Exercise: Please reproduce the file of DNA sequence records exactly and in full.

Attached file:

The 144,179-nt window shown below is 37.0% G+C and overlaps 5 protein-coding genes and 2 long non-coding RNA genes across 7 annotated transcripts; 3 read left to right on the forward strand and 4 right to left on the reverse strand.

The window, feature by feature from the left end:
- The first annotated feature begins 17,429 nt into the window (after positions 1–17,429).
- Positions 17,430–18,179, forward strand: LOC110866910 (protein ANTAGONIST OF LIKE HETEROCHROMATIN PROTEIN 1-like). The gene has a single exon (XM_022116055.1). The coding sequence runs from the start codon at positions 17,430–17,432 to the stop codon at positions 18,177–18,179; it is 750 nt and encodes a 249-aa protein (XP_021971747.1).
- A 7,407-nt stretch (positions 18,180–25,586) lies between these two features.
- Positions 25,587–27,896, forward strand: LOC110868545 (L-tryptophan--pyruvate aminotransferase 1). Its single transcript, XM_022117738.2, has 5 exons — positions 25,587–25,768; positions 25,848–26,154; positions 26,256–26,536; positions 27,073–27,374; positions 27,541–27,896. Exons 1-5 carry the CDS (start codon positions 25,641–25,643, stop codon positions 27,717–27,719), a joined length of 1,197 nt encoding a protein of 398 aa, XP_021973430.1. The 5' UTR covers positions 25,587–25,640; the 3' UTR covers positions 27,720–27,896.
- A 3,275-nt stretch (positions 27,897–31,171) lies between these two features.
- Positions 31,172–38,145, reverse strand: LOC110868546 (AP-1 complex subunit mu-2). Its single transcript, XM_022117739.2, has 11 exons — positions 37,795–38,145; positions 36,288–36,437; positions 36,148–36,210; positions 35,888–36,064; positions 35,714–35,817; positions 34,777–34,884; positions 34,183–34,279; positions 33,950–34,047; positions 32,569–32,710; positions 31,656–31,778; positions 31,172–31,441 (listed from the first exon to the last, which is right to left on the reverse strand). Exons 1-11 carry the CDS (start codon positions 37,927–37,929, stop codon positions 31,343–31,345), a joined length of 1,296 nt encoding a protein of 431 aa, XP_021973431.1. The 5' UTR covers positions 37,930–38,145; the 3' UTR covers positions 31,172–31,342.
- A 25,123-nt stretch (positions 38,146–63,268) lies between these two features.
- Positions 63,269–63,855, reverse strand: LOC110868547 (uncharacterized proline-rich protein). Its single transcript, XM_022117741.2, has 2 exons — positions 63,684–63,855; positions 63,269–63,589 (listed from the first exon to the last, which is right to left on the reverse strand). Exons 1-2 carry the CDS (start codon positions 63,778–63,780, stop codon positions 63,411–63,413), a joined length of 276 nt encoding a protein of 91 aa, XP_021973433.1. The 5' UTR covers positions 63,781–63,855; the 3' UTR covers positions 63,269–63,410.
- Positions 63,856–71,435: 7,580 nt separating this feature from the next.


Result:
The 144,179-nt window shown below is 37.0% G+C and overlaps 5 protein-coding genes and 2 long non-coding RNA genes across 7 annotated transcripts; 3 read left to right on the forward strand and 4 right to left on the reverse strand.

The window, feature by feature from the left end:
- The first annotated feature begins 17,429 nt into the window (after positions 1–17,429).
- Positions 17,430–18,179, forward strand: LOC110866910 (protein ANTAGONIST OF LIKE HETEROCHROMATIN PROTEIN 1-like). The gene has a single exon (XM_022116055.1). The coding sequence runs from the start codon at positions 17,430–17,432 to the stop codon at positions 18,177–18,179; it is 750 nt and encodes a 249-aa protein (XP_021971747.1).
- A 7,407-nt stretch (positions 18,180–25,586) lies between these two features.
- Positions 25,587–27,896, forward strand: LOC110868545 (L-tryptophan--pyruvate aminotransferase 1). Its single transcript, XM_022117738.2, has 5 exons — positions 25,587–25,768; positions 25,848–26,154; positions 26,256–26,536; positions 27,073–27,374; positions 27,541–27,896. Exons 1-5 carry the CDS (start codon positions 25,641–25,643, stop codon positions 27,717–27,719), a joined length of 1,197 nt encoding a protein of 398 aa, XP_021973430.1. The 5' UTR covers positions 25,587–25,640; the 3' UTR covers positions 27,720–27,896.
- A 3,275-nt stretch (positions 27,897–31,171) lies between these two features.
- Positions 31,172–38,145, reverse strand: LOC110868546 (AP-1 complex subunit mu-2). Its single transcript, XM_022117739.2, has 11 exons — positions 37,795–38,145; positions 36,288–36,437; positions 36,148–36,210; positions 35,888–36,064; positions 35,714–35,817; positions 34,777–34,884; positions 34,183–34,279; positions 33,950–34,047; positions 32,569–32,710; positions 31,656–31,778; positions 31,172–31,441 (listed from the first exon to the last, which is right to left on the reverse strand). Exons 1-11 carry the CDS (start codon positions 37,927–37,929, stop codon positions 31,343–31,345), a joined length of 1,296 nt encoding a protein of 431 aa, XP_021973431.1. The 5' UTR covers positions 37,930–38,145; the 3' UTR covers positions 31,172–31,342.
- A 25,123-nt stretch (positions 38,146–63,268) lies between these two features.
- Positions 63,269–63,855, reverse strand: LOC110868547 (uncharacterized proline-rich protein). Its single transcript, XM_022117741.2, has 2 exons — positions 63,684–63,855; positions 63,269–63,589 (listed from the first exon to the last, which is right to left on the reverse strand). Exons 1-2 carry the CDS (start codon positions 63,778–63,780, stop codon positions 63,411–63,413), a joined length of 276 nt encoding a protein of 91 aa, XP_021973433.1. The 5' UTR covers positions 63,781–63,855; the 3' UTR covers positions 63,269–63,410.
- Positions 63,856–71,435: 7,580 nt separating this feature from the next.